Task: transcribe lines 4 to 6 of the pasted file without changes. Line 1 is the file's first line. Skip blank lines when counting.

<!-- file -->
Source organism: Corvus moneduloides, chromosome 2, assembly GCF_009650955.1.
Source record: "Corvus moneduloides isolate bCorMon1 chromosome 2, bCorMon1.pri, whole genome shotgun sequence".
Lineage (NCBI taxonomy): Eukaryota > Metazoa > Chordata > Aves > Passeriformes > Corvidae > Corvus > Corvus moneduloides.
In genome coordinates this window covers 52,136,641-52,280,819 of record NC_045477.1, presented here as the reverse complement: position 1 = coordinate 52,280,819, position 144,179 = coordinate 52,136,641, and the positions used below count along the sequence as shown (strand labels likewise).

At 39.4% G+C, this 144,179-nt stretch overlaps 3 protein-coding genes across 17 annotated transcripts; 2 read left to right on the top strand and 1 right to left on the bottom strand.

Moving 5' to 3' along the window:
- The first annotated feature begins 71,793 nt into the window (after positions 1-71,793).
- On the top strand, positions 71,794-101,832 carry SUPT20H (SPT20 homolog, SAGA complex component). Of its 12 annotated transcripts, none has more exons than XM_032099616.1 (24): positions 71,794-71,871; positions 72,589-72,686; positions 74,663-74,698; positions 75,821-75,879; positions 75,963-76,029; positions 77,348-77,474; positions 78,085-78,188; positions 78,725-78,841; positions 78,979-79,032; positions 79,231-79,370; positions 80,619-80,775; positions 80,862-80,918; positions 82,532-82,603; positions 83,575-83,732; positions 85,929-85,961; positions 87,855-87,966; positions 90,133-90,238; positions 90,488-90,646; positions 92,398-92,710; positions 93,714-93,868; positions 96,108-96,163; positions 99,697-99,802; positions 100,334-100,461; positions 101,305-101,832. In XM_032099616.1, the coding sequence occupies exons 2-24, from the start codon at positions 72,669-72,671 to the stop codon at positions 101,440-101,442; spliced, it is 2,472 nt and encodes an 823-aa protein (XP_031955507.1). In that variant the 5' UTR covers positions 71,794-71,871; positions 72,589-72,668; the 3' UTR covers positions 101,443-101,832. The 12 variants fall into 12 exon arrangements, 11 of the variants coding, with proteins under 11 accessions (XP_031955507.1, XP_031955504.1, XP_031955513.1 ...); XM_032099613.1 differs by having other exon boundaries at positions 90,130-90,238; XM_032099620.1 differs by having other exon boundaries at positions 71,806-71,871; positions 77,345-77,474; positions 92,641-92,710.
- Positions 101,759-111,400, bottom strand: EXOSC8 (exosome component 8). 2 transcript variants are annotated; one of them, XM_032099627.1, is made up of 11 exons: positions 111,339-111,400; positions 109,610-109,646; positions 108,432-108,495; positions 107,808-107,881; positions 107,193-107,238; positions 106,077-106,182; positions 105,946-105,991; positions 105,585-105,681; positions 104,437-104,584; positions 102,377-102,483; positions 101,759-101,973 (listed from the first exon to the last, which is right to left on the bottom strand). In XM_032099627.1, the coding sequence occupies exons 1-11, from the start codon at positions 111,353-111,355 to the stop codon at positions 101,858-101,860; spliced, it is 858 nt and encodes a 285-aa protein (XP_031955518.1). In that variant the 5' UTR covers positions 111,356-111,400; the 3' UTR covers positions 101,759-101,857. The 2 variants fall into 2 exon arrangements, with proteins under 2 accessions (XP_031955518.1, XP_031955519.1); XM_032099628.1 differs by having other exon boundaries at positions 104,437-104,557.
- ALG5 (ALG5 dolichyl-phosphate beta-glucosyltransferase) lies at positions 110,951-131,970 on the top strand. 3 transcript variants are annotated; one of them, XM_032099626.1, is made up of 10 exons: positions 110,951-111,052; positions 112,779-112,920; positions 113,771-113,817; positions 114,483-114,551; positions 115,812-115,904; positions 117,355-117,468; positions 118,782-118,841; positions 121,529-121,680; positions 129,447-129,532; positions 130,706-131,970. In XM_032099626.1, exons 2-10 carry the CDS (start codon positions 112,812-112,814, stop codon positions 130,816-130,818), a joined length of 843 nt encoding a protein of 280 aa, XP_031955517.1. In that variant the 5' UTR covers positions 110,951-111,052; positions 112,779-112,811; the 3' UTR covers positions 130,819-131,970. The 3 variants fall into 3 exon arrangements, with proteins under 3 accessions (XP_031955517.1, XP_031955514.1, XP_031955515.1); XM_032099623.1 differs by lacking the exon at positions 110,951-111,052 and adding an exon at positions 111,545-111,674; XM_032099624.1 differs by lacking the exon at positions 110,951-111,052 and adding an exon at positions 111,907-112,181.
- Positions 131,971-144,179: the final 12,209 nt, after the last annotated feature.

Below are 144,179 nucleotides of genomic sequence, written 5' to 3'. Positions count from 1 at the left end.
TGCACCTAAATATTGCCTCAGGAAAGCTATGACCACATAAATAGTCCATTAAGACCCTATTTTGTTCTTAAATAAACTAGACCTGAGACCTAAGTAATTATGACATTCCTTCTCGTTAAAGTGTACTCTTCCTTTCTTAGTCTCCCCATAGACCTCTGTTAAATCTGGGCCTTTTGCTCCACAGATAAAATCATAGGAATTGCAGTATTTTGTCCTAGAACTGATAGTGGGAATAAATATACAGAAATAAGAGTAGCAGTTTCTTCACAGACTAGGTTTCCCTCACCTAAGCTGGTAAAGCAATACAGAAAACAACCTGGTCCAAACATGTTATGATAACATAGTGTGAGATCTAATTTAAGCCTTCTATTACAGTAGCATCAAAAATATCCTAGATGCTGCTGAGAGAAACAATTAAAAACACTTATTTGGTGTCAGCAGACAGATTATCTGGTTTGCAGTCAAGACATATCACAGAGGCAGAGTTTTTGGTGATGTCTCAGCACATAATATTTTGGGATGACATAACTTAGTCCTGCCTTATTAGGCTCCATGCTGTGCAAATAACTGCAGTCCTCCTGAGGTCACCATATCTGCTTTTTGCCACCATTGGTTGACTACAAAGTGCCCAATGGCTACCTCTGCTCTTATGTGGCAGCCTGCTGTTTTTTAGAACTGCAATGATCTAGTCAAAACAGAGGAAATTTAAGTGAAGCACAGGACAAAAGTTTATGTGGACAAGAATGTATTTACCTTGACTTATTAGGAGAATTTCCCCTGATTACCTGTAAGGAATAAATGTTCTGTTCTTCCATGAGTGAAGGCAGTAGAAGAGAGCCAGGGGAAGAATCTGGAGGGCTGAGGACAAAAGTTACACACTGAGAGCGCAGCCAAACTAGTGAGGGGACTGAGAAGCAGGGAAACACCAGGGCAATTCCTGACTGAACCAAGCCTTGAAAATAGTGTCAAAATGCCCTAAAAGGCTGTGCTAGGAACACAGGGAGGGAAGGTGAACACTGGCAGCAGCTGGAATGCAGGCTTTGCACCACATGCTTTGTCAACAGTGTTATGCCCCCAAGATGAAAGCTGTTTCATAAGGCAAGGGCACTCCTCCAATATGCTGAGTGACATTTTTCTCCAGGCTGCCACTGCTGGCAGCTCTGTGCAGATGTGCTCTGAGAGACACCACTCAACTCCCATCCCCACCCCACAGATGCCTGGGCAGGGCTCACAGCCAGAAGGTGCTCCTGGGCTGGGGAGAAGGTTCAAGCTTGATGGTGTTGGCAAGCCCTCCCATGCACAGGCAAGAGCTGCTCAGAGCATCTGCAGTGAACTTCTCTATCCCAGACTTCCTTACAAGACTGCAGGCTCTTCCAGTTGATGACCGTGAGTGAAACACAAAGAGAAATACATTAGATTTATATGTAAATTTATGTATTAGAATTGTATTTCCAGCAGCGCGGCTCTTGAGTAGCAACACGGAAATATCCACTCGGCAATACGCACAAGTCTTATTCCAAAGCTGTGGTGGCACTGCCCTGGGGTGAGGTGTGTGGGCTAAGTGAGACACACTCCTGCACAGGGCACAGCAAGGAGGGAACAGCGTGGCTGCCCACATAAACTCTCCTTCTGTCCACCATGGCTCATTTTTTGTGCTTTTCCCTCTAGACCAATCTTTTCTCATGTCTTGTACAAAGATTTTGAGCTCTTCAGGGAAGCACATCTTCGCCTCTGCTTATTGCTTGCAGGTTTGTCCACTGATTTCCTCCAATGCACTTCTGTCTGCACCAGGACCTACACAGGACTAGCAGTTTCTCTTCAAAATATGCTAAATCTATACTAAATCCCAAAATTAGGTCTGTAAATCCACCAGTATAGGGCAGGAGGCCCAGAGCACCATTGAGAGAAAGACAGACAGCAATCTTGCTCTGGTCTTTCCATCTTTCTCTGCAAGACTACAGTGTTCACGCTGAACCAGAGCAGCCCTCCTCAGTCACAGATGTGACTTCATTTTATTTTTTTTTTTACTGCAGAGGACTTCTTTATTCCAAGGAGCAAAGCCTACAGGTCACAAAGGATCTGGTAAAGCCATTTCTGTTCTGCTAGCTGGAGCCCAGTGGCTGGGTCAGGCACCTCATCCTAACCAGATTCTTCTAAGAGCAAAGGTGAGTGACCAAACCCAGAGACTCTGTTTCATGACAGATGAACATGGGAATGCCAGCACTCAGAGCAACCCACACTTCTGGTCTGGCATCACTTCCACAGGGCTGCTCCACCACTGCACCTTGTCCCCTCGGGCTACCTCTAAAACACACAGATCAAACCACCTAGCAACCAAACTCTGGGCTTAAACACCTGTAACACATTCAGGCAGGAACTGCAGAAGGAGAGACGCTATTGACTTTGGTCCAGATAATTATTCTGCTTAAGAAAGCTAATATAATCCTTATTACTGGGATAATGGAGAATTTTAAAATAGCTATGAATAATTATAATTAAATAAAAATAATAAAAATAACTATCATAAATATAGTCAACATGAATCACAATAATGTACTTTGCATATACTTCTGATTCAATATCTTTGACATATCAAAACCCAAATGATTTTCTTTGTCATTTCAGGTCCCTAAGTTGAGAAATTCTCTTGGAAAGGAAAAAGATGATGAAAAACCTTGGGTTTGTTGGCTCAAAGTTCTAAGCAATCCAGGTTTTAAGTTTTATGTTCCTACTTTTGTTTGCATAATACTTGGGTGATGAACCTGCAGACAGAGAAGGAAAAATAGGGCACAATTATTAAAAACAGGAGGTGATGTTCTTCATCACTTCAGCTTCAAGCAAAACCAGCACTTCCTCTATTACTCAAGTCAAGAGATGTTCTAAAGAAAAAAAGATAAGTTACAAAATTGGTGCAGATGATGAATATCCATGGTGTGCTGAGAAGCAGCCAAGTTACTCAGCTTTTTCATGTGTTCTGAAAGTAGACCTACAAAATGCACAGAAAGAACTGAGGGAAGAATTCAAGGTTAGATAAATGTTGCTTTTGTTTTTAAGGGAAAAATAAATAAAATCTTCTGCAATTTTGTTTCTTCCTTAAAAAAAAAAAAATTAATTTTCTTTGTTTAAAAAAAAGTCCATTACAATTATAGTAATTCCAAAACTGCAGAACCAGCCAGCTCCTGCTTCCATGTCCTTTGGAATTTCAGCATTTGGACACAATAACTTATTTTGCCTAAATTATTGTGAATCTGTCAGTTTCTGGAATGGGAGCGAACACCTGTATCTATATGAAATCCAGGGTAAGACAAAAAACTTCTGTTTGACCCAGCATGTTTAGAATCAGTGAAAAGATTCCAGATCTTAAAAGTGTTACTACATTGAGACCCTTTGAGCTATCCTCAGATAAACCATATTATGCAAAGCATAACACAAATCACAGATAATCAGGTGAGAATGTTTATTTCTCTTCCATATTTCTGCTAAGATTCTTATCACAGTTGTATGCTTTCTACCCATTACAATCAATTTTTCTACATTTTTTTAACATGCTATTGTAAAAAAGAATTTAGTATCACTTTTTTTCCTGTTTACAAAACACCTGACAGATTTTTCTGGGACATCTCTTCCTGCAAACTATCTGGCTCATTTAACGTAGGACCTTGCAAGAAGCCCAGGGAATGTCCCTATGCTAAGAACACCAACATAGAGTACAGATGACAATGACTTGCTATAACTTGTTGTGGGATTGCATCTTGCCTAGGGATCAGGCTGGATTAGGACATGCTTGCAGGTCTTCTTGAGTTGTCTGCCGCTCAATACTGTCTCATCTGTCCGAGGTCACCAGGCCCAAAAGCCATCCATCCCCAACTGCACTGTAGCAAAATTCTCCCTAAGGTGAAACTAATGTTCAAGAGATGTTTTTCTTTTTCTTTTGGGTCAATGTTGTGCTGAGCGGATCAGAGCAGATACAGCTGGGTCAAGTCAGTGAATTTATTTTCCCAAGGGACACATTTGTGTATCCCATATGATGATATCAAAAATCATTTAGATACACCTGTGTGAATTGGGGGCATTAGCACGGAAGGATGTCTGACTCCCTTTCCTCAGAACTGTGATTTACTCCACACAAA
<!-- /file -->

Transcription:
In genome coordinates this window covers 52,136,641-52,280,819 of record NC_045477.1, presented here as the reverse complement: position 1 = coordinate 52,280,819, position 144,179 = coordinate 52,136,641, and the positions used below count along the sequence as shown (strand labels likewise).

At 39.4% G+C, this 144,179-nt stretch overlaps 3 protein-coding genes across 17 annotated transcripts; 2 read left to right on the top strand and 1 right to left on the bottom strand.

Moving 5' to 3' along the window: